by Nick Bovee | published Nov. 3rd, 2013
Cervical caps. Condoms. Diaphragms. Implants. IUDs. The Pill. Plan B. The Ring. Shots. Sponges. Despite the large variety of contraceptives available, a majority of non-permanent contraception methods are designed for female use, leaving few options for men.
Men need reliable, non-permanent contraception for the same reason women do: enhanced sexual agency and personal control over family planning. The only options currently available are male condoms, which bring difficulties with pleasure and are only effective for a single use, and vasectomies, too permanent of a solution for many men.
However, this may change with a new trial drug, Reverse Inhibition of Sperm Under Guidance (RISUG), predicted to break into the market in 2014-15. RISUG passed small scale Phase I and II testing in India back in 1997 and started large scale Phase III testing in 2002; the last phase of clinical testing needed before a drug can be approved for sale to the general public. Whether this drug succeeds beyond clinical trials depends not only on effectiveness but also on societal acceptance.
In 1873, the United States passed the Comstock regulations banning contraceptive devices and the dissemination of information about abortion. The regulations held strong until 1938 when judges in a case involving Margaret Sander, the founder of the first US birth control clinic, repealed the federal ban.
Diaphragms became the popular birth control at that time. In 1960, the first birth control pill was developed by Gregory Pincus and despite its complications became immensely popular. Since then, there has been a great deal of research into finding new and better approaches to female birth control. Unfortunately, development into male alternatives has not been as plentiful.
The issue is partially due to the difficulty in making long term male birth control using the classical hormone based methods used in many female contraceptives. Many methods of female birth control aim to trick the woman’s body by mimicking natural hormones. Ovulation is blocked by suppressing the estrogen peaks that trigger the release of the egg from the ovaries. A similar process occurs during pregnancy: The body uses a natural hormonal reaction. In the past, the claim has been that because men do not have hormonal methods of controlling fertility, it is too difficult to develop methods of altering fertility.
Another roadblock is, due to the duration needed for male birth control and the likelihood of it needing an implant, similar profits to those of the pill are just not possible. With less money to be gained, male contraceptives are a lower priority to for-profit pharmaceutical companies.
However, RISUG has been able to make substantial headway without the promise of large profits because despite corporate disinterest, the demand for male contraception is there.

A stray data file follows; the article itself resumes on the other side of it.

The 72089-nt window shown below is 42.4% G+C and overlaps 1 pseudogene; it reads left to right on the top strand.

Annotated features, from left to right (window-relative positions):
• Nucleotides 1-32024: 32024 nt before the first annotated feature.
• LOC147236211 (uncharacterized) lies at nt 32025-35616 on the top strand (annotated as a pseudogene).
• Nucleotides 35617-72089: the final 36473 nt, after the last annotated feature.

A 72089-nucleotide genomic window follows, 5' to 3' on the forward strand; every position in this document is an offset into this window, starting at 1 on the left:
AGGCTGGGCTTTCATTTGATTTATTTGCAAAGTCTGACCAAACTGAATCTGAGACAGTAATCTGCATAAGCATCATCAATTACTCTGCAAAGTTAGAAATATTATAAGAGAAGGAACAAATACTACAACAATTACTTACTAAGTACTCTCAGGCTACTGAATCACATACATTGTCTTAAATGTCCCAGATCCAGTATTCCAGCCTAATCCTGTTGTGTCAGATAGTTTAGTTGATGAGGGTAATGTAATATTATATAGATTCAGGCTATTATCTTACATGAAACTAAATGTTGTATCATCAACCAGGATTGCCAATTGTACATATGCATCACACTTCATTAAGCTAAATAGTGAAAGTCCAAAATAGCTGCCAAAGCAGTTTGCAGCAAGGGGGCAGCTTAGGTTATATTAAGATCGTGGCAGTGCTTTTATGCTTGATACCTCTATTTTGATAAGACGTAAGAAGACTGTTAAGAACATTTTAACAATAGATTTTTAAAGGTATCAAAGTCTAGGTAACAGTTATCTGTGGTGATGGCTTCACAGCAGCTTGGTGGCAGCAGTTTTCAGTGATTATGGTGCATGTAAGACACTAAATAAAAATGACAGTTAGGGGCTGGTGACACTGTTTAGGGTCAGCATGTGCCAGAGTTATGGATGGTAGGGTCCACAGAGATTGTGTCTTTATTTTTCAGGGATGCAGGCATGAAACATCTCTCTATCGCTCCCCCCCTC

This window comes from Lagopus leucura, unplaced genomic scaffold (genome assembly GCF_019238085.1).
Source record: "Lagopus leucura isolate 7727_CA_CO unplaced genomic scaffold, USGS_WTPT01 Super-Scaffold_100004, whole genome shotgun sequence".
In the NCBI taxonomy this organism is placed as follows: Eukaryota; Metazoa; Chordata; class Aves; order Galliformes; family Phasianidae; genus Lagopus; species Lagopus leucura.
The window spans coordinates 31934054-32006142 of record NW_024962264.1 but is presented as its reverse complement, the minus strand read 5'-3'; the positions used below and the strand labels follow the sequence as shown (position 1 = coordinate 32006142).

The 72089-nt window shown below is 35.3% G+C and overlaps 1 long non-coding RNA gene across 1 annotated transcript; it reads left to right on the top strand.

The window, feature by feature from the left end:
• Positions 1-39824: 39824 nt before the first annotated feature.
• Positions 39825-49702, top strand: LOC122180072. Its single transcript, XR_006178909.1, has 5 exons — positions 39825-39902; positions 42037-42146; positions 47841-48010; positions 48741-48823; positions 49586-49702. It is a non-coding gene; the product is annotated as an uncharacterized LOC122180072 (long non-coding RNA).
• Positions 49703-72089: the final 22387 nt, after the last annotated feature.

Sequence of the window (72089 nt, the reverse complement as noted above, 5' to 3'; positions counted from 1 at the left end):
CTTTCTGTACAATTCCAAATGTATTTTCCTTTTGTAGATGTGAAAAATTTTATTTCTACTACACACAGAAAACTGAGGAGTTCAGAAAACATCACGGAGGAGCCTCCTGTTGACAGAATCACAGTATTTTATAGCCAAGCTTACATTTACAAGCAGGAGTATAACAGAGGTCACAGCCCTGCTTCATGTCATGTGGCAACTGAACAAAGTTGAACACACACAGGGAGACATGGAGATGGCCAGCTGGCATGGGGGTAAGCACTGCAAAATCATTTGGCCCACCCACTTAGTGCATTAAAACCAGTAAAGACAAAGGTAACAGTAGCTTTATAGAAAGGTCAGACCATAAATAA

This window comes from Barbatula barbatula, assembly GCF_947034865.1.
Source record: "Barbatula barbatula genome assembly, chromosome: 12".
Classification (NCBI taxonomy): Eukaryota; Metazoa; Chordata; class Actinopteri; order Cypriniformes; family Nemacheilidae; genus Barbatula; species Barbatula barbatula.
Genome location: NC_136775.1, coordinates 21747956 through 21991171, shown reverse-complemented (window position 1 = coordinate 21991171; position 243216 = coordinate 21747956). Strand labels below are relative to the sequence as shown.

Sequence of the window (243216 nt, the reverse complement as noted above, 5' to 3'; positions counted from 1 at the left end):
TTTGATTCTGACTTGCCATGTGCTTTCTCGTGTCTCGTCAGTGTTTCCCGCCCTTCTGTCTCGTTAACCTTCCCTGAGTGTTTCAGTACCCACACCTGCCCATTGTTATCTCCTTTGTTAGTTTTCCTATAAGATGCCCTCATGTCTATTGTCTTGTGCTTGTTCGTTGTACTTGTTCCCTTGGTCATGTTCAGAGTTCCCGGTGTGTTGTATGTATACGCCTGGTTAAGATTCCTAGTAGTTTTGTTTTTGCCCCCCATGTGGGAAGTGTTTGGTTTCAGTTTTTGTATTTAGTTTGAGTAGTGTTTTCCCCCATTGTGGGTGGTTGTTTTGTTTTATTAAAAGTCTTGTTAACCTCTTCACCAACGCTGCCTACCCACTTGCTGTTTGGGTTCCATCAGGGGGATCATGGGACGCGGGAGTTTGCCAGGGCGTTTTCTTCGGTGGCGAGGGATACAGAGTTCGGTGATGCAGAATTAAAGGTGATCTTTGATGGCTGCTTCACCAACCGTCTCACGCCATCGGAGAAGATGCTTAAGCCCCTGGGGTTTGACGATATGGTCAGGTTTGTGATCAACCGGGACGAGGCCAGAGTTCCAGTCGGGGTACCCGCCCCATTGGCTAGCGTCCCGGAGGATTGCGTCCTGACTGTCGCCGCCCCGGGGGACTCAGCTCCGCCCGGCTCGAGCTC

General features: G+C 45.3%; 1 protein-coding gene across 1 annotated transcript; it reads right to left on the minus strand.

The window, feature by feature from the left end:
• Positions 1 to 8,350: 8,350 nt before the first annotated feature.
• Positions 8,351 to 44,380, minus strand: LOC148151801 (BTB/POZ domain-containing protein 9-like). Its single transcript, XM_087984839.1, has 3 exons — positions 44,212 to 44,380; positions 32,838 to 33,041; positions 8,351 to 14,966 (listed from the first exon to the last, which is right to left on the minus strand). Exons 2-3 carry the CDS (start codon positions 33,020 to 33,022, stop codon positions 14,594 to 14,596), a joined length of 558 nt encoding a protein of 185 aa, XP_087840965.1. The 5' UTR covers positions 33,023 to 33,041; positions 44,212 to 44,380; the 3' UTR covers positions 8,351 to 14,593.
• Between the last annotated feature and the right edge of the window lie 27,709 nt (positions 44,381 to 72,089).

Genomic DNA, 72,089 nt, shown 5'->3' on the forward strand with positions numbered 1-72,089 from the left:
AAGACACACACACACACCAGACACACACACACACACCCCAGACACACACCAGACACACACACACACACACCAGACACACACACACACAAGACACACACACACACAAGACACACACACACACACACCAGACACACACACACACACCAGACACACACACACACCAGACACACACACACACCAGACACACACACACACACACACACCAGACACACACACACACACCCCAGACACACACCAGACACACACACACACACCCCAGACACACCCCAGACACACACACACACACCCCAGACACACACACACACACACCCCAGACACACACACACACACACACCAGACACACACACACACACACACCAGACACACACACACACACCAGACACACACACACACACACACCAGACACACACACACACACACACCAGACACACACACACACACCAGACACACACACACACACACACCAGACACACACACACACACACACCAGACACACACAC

Details of the Contraceptive
RISUG’s main advantages are its duration, non-hormonal method and reversibility, not to mention there is a possibility for HIV inhibiting functions. The treatment lasts up to 10 years, with reports of trial users having effectiveness for over 15 years.
RISUG acts by coating the insides of the vas deferens and damaging the makeup of the sperm membranes as they pass through the altered area. This effect is theorized to be caused by the positive charge of the injected styrene maleic anhydride (SMA) coating which disrupts the negatively charged sperm.
This procedure can be performed by simply injecting the SMA compound directly into the vas deferens. The procedure is over in only 15 minutes and is considered effective in about ten days.
A second injection is required to reverse the procedure and flush out the SMA. One study showed that this injection can be as simple as a mixture of baking soda dissolved in water and it restores normal function in a matter of months.
A secondary version of RISUG – named Smart RISUG – was developed that allows the procedure to be reversed without an injection by using magnetic fields. Formal reversal tests for RISUG and Smart RISUG have only been performed in animals, but so far they have all been successful.
The RISUG trials stopped in 2002 due to concerns over potential prostate damage and the appearance of albumin in urine. Trials were restarted in 2007 due to the lack of manifestation of any adverse effects. In early 2010 the Parsemus Foundation, a not-for-profit organization, worked to obtain the property rights to RISUG in the United States. Once the rights were obtained, they developed a version of the drug for the US, and other countries outside of India, called Vasalgel. At the time of writing, Vasalgel has over a year of successful birth control in rabbits. The company is looking to expand into its first clinical trials in 2014, with a market release in 2015.